Legislature, by a unanimous vote of both hou. In the spring and autumn of the year, those ses, the sum of $50,000 for that purpose ; and persons, male and female, who propose to keep her Normal School is to be opened at Albany, school, the ensuing season, assemble at some on the 18th of the present month. Let us now convenient and central place ; and not only adopt the system of Teachers' Institutes, which form classes for mutual improvement, but they she has projected ; and thus raintain that noble employ some distinguished teacher or teachers, rivalry of benesactions which is born of' a phi. to preside over their meetings and give them in. Wanthropy that cares more for the good that is struction. Here they are indoctrinated, not done, than it does who are the devisors, the merely in the general principles of school gov. agents, or the recipients of it." ernment, the means and modes of order, disci. pline, classification, motive-powers, &c., but

CONNECTICUT. they go through the actual drill of classes and routine of the These teachers elect form themselves into classes, in all the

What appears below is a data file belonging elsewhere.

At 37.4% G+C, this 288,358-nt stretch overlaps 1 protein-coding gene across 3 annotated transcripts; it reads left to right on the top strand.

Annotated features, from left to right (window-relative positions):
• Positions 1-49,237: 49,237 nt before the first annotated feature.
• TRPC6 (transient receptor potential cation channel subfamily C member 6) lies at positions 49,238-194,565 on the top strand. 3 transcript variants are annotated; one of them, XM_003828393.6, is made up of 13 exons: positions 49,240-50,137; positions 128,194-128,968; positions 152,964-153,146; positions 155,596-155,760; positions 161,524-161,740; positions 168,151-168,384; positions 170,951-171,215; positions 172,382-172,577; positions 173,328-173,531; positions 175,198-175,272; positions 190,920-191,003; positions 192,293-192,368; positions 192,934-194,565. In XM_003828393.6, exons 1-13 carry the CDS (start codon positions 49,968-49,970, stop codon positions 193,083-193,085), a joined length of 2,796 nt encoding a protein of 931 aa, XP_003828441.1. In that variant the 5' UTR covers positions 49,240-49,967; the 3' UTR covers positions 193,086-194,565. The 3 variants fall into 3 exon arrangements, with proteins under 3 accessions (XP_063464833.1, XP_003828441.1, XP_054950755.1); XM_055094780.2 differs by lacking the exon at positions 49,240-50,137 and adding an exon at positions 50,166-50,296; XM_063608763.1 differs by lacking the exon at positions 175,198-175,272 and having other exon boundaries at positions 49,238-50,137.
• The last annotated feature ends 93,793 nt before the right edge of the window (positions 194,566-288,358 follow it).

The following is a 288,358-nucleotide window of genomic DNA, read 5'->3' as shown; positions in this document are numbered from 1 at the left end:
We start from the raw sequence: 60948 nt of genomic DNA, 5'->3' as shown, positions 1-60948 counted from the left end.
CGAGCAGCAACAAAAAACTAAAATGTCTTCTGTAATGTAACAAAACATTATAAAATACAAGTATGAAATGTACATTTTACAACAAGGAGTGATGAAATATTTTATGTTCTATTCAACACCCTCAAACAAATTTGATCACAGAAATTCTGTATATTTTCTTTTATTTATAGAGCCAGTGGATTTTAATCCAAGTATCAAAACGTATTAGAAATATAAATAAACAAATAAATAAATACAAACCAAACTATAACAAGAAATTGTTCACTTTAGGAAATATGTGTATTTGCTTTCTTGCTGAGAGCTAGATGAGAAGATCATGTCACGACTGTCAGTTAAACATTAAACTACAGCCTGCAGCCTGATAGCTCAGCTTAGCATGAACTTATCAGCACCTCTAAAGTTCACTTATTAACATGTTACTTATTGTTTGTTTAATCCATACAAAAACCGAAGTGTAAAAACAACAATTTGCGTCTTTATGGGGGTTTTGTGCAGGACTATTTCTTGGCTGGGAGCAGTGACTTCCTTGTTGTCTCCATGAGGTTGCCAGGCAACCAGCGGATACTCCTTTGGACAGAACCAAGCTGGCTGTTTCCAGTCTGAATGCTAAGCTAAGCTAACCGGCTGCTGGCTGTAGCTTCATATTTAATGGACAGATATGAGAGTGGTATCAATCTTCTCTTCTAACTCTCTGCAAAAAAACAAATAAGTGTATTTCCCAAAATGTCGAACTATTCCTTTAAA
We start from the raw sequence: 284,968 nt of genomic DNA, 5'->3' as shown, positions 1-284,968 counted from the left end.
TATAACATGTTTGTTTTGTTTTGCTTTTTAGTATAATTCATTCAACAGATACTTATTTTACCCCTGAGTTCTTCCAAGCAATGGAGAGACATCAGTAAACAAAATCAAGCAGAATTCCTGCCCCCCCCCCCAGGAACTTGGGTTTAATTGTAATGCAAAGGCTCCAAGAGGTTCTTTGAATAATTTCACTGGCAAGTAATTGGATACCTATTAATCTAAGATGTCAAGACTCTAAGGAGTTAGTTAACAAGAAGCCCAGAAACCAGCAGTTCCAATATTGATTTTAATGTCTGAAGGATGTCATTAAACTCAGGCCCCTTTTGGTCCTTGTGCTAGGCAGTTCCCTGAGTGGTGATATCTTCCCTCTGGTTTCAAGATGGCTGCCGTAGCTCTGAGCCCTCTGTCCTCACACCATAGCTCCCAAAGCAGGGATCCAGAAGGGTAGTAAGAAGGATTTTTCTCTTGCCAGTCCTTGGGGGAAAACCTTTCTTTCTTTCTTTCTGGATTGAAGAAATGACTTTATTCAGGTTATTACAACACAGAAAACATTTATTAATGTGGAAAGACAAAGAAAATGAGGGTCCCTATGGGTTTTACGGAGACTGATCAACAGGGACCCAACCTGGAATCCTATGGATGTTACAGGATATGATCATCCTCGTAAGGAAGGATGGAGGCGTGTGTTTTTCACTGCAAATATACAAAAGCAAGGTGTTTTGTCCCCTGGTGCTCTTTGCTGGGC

EDUCATION. branches they expect to leach ; they study les.

It will be remembered that the last General sons and perlorm recitations, just as is done in Assembly instituted a commission to act upon a school. The exercises are interspersed with this subiect, and to report to the next General discussions, and the evening is generally occupi. | Assembly. The committee for this purpose ap. ed by lectures on some topic connected with pointed by his excellency the Governor, are the great cause of education. The institutes John T. Norton, Esq., and I. W. Stuart, Esq., hold regular sessions from day to day, usually lof Hartford county - Wm. T. Russell, Esq. of for a fortnight, though for a longer or shorter New Haven. Rev. Samuel Nichols, of Green. period, according to the ability and zeal of the field. Hon. Charles W. Rock well, of Norwich, parties.